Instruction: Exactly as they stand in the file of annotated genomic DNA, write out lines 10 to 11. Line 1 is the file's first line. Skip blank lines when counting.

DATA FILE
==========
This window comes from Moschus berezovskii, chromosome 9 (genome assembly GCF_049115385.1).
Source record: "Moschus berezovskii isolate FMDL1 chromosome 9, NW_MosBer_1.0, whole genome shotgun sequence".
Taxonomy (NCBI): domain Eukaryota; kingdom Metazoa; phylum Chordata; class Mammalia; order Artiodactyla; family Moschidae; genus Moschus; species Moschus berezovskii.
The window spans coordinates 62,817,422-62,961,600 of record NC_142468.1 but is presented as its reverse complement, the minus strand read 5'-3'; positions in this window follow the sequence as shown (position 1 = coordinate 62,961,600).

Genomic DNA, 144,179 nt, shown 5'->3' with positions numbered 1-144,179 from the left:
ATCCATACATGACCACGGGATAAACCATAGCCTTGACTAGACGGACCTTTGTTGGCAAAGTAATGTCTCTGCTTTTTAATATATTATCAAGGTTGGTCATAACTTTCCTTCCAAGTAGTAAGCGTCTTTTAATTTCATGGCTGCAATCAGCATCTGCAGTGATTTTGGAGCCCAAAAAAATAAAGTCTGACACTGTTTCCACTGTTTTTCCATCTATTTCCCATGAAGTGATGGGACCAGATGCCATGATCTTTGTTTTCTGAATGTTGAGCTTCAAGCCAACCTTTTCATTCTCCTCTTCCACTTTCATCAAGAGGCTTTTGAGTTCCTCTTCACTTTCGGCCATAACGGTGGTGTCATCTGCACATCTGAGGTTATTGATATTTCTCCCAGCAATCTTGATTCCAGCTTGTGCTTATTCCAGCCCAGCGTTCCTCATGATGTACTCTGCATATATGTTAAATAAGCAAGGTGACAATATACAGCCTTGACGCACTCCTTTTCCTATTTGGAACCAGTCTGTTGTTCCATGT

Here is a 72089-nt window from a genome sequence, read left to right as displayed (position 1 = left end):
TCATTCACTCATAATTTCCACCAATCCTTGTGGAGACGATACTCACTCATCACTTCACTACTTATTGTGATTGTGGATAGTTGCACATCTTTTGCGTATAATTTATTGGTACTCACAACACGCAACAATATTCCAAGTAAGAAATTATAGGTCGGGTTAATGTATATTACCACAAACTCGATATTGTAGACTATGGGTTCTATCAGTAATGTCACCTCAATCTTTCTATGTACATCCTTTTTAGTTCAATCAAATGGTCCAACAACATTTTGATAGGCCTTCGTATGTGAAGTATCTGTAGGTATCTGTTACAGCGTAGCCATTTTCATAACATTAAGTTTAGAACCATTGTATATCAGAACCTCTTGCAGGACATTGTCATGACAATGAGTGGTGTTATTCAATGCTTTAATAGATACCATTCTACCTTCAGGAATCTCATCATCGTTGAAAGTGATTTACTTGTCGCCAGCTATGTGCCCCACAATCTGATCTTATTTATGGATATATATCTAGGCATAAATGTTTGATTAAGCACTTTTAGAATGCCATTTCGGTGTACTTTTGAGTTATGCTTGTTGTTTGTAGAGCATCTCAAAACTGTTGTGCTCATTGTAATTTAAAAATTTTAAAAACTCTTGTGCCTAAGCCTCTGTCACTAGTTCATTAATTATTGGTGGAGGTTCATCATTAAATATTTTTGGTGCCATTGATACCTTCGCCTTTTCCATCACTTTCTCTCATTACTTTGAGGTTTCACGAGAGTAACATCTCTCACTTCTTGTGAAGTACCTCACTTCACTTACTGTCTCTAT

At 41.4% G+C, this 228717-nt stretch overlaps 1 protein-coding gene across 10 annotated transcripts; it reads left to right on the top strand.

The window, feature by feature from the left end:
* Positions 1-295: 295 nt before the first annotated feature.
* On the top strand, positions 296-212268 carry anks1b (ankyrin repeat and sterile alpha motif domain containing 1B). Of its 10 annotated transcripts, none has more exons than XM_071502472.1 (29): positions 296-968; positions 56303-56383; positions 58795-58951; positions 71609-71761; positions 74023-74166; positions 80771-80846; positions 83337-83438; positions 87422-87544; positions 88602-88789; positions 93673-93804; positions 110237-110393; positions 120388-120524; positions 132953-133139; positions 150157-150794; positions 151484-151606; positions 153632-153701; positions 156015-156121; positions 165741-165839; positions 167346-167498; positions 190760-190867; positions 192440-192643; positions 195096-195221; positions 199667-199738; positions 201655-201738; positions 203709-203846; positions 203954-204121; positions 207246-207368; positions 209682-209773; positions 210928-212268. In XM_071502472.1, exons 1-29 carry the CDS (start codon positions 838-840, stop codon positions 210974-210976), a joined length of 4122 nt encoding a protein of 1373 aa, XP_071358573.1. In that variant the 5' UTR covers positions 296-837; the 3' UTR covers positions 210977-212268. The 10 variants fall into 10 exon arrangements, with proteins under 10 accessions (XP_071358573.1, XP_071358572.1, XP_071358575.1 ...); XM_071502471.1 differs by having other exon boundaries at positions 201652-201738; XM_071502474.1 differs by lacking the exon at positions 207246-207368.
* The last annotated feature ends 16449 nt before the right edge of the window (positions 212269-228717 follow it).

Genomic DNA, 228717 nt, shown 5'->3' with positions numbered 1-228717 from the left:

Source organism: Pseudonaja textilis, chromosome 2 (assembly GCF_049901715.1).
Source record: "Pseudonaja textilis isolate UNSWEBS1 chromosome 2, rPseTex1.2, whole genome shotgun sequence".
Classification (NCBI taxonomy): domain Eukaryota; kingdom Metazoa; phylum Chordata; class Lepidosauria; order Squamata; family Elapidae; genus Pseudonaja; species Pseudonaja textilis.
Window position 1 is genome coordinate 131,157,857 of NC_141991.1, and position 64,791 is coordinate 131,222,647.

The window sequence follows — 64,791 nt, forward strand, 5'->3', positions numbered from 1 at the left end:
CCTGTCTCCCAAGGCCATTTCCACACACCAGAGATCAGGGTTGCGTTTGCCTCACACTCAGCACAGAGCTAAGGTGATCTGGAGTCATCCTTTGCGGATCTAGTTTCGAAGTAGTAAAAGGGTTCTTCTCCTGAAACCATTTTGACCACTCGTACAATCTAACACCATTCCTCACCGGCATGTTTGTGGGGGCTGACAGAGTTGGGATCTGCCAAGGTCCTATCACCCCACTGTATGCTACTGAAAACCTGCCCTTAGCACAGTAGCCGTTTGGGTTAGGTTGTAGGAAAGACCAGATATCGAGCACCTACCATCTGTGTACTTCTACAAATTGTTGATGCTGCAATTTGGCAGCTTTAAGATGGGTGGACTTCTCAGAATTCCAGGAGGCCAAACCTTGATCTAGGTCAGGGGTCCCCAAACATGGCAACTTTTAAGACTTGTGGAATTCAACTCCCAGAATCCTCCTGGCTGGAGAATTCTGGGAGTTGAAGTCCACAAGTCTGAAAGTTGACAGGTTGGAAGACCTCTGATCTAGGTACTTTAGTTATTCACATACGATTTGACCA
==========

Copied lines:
The window, feature by feature from the left end:
* Positions 1-295: 295 nt before the first annotated feature.